- The federal Occupational Safety and Health Administration (OSHA) is getting serious with hospitals for the first time about the epidemic of injuries among nurses and nursing assistants required to lift patients simply by using "proper body mechanics"—especially given the ongoing rise in obesity.
- An NPR investigation found this year that many of those injured during the normal course of their duties wind up requiring surgeries or leaving the profession. However, hospitals have generally failed to implement solutions to protect nurses.
- OSHA's initiative steps up their role from just recommending safer practices, to potentially fining hospitals that don't adopt them.
OSHA is sending a strong message with this new program but has limited resources to back it up.
The plan is for inspectors to examine what devices, support and training hospitals are providing nurses for moving patients, and how they respond to and track injuries. Penalties would typically be $7,000 per hospital but could be as high as $70,000. OSHA indicates it will also look at how hospitals are protecting nurses from hazards such as patient attacks, slips and falls and tuberculosis.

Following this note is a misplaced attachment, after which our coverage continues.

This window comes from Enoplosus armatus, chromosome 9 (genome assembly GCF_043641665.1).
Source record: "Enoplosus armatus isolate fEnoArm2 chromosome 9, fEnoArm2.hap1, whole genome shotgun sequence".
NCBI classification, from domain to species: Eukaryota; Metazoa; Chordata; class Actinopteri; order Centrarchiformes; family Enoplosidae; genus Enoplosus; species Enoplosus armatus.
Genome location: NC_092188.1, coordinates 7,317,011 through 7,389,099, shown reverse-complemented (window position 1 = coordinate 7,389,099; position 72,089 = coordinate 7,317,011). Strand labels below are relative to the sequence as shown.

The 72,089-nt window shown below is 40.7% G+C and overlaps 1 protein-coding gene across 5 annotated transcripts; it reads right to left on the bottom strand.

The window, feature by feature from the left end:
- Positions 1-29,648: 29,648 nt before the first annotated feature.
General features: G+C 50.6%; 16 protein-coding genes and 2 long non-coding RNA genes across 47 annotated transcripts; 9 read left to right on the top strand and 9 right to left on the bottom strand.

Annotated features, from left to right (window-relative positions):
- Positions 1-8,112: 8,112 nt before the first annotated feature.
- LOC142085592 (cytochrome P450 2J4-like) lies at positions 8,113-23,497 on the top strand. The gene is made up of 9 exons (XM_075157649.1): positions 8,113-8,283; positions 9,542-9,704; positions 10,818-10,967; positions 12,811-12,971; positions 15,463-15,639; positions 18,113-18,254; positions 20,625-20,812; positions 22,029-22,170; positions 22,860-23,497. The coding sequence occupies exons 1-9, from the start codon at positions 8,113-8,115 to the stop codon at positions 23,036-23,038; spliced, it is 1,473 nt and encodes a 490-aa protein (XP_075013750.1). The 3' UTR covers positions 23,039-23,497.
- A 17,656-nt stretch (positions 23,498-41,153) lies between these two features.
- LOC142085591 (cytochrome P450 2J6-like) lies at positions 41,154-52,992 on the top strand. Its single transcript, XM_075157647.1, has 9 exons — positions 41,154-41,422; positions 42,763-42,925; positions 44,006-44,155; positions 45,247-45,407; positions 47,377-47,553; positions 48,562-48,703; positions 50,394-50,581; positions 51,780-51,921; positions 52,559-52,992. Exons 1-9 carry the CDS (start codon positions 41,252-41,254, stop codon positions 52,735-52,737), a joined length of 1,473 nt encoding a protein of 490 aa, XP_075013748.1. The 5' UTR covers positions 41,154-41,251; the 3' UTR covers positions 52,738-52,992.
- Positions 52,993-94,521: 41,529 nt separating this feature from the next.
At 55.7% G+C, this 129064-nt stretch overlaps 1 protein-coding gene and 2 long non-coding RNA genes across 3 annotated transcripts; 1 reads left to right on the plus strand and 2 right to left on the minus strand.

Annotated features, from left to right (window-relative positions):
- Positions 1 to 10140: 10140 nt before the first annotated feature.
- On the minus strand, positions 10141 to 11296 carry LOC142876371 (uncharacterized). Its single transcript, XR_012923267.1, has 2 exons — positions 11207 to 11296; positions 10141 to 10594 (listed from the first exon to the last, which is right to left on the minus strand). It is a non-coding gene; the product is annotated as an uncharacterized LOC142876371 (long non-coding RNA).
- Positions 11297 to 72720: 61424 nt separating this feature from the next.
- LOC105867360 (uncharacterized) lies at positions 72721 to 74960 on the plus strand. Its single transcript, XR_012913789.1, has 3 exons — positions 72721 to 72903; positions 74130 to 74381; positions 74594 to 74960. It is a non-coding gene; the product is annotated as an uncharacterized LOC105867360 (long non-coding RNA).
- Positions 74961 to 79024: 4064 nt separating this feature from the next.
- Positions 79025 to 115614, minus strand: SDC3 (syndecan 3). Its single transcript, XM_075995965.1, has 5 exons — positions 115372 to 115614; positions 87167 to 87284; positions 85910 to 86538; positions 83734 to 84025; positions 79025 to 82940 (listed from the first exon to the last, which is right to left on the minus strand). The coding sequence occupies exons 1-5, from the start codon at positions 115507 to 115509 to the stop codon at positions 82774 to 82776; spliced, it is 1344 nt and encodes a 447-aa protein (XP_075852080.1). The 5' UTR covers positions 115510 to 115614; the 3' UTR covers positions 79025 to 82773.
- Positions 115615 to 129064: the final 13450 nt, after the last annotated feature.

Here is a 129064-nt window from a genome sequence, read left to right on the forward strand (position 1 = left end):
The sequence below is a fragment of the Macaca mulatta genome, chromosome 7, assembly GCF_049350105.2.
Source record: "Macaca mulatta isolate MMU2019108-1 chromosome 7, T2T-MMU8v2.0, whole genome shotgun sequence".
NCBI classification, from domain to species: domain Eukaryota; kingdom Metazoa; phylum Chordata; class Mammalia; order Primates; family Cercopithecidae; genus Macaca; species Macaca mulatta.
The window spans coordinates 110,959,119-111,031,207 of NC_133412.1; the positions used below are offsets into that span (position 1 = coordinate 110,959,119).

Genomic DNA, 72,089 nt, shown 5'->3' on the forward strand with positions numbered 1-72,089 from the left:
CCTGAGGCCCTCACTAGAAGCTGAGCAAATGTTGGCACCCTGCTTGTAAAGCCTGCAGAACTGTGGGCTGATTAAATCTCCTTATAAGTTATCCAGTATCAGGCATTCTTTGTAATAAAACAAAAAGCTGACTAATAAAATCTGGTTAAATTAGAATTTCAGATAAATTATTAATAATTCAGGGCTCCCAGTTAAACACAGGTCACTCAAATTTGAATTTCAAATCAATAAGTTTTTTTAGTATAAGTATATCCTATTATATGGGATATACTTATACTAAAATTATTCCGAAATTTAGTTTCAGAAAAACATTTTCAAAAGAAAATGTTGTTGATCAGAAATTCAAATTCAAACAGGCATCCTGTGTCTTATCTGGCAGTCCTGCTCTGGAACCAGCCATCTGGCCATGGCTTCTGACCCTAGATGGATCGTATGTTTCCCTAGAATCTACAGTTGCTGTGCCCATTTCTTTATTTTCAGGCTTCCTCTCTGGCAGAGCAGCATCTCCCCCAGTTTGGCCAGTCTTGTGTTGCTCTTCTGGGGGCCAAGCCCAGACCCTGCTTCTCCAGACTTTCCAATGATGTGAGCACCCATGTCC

However, OSHA may only be able to inspect a small fraction of the nation's hospitals each year—perhaps several dozen, of the more than 4,000.
"[OSHA] will be sending an important message to these workplaces; they will be able to establish some improvements in some specific workplaces," Michael Silverstein, former director of Washington state's occupational safety and health program, told NPR. "But they will be taking only baby steps in that direction."